In album opener Score, Dudley compares his attitude toward a vaguely defined antagonist to that of a bored, unrehearsed musician: its greeting "Do-re-mi, assholes" is nothing short of classic. The vocals switch from listless mumbles to falsetto sighs, but the jittery music refuses to mirror the lyrics' apathy. Beats are shaved off the meter seemingly at random, and verse/chorus/verse is abandoned for a musical tangent that crams three distinct and memorable guitar riffs into forty seconds. The Heavy Vegetable influence becomes most apparent in moments like this, when musical ideas are announced and then discarded with such reckless abandon. "One in a Squillion" finds Dudley reminiscing, unable to accept the fact that his woman left him. His off-key warbling shifts into a strangled, powerful yelp at precisely the right moment, and he inserts a surprisingly dexterous
guitar solo in the middle of the song. Dudley's subsequent plea for reconciliation in "Divil the Bit" becomes extremely urgent during the song's chorus, when he struggles to catapult his voice above Joss' machine-gun drum rolls. "Stutter" is a reinforcement of the lyrical ideas of "One in a Squillion," but this time delivered in the second-person, and adorned with some delicious slide guitar playing. On "Stupid," Dudley admonishes himself to wear his heart on his sleeve, regardless of who it alienates, during a climax of grinding guitars and double-kick drums that sounds like Belle and Sebastian's Stuart Murdoch singing atop Metallica's "One."
"The Small Hours" is the album's bleakest song; in it, Dudley begins the night getting drunk in order to work up the nerve to call his ex. He fails, of course, and spends the rest of the night masturbating and puking. The song's so pretty and bouncy, though, that you won't notice how depressing the subject matter is unless you read the lyric sheet. On "Quick," Dudley is joyful at the prospect of falling asleep with his woman, his voice almost drowning in a sea of strings, bells, and accordion. "God Only Knows" is another Wedding Present-style strummer, whose lyrics describe a couple slowly growing disillusioned with its surroundings. By the next song, "HED," the couple turns its disillusionment towards each other, bringing the album full circle thematically. The appropriately named "Out Song" ends the album on a disarmingly sweet note, with Dudley vowing to protect and intercede on the behalf of a troubled girl. It peaks with a noisy, shambolic guitar solo that would make Pavement's Scott Kannberg proud were he ever to hear it.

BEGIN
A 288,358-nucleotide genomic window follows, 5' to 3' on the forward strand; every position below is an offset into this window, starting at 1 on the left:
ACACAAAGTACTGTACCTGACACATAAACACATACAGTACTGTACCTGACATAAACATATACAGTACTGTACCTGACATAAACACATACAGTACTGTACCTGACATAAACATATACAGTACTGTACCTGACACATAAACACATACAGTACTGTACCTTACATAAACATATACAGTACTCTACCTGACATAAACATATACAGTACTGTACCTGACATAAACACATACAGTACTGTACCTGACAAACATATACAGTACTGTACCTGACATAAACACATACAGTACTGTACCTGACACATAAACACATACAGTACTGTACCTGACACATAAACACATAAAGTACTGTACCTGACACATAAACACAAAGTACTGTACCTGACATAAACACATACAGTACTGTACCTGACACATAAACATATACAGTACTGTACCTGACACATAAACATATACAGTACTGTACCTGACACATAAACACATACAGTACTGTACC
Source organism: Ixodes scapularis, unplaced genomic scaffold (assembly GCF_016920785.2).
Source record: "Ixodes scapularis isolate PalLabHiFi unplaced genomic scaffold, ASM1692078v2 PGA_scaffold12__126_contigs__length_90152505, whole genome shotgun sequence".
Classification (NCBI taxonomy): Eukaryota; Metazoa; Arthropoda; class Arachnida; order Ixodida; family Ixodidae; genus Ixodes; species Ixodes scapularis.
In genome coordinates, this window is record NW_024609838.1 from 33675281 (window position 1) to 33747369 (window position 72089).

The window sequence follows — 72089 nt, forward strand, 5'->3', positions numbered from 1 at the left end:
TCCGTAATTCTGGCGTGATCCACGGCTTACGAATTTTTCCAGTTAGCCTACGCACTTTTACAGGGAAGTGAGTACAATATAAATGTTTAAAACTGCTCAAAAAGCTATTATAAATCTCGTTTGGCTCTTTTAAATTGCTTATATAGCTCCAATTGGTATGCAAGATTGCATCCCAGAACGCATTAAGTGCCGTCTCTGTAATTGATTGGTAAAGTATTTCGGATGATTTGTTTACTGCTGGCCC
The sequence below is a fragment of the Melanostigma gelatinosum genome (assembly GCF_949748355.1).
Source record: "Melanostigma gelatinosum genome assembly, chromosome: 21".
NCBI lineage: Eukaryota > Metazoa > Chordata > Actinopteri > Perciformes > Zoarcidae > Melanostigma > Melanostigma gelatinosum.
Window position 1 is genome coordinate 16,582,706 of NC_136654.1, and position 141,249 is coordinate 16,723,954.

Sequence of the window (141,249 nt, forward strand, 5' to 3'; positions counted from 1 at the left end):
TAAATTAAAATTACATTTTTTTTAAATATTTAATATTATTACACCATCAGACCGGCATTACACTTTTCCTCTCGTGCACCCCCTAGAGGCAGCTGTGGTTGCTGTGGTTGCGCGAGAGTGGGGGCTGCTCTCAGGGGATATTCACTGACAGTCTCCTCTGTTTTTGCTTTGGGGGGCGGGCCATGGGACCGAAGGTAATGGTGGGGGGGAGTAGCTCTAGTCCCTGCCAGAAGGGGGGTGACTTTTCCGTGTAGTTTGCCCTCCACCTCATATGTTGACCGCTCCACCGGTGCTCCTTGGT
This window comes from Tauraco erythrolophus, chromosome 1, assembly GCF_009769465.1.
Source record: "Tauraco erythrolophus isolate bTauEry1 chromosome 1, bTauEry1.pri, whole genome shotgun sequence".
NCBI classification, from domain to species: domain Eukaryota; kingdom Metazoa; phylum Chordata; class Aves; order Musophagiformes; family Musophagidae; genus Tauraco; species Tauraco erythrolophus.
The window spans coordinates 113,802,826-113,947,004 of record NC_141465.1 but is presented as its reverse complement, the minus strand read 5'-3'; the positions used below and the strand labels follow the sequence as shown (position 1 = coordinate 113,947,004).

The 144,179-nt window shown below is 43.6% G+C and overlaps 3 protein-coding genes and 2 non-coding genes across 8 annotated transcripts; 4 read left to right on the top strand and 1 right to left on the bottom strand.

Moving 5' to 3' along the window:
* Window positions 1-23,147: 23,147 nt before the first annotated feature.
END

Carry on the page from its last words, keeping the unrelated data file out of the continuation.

If you're feeling down in the dumps this holiday season, The Lonely World of the Dudley Corporation will serve as the perfect tonic. If you program the CD to play only its fast songs, you'll have the perfect soundtrack to slam-dancing your broken heart away. If you program the CD to play only its slow songs, you'll have the perfect soundtrack to moping about and dwelling in your heartbreak. I guarantee you, though, that if you choose either option, you'll eventually want to hear the other songs because they're all wonderful. Listening to this album in its entirety is really the only way that one can appreciate the nuances of Dudley's songwriting; for a guy with such a one-track mind, he's awfully capable of keeping my interest. It also helps that his rhythm section rocks harder than both Sebadoh's and the Wedding Present's ever did. In short, buy this record now and thank me later.